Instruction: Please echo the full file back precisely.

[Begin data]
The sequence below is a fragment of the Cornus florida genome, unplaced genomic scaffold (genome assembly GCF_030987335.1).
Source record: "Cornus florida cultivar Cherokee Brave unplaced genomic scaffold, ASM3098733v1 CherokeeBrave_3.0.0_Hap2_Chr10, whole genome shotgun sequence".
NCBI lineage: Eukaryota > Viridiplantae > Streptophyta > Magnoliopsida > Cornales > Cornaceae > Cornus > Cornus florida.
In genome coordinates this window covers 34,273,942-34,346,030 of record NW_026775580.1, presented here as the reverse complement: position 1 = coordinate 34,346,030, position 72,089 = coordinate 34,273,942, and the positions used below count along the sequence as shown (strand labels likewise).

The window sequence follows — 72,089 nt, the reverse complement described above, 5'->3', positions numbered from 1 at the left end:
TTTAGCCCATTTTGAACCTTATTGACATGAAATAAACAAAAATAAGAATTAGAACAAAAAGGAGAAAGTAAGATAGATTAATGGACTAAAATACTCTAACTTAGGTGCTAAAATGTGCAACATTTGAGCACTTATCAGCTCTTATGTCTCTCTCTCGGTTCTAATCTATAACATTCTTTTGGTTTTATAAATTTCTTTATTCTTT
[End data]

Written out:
The sequence below is a fragment of the Cornus florida genome, unplaced genomic scaffold (genome assembly GCF_030987335.1).
Source record: "Cornus florida cultivar Cherokee Brave unplaced genomic scaffold, ASM3098733v1 CherokeeBrave_3.0.0_Hap2_Chr10, whole genome shotgun sequence".
NCBI lineage: Eukaryota > Viridiplantae > Streptophyta > Magnoliopsida > Cornales > Cornaceae > Cornus > Cornus florida.
In genome coordinates this window covers 34,273,942-34,346,030 of record NW_026775580.1, presented here as the reverse complement: position 1 = coordinate 34,346,030, position 72,089 = coordinate 34,273,942, and the positions used below count along the sequence as shown (strand labels likewise).

The window sequence follows — 72,089 nt, the reverse complement described above, 5'->3', positions numbered from 1 at the left end:
TTTAGCCCATTTTGAACCTTATTGACATGAAATAAACAAAAATAAGAATTAGAACAAAAAGGAGAAAGTAAGATAGATTAATGGACTAAAATACTCTAACTTAGGTGCTAAAATGTGCAACATTTGAGCACTTATCAGCTCTTATGTCTCTCTCTCGGTTCTAATCTATAACATTCTTTTGGTTTTATAAATTTCTTTATTCTTT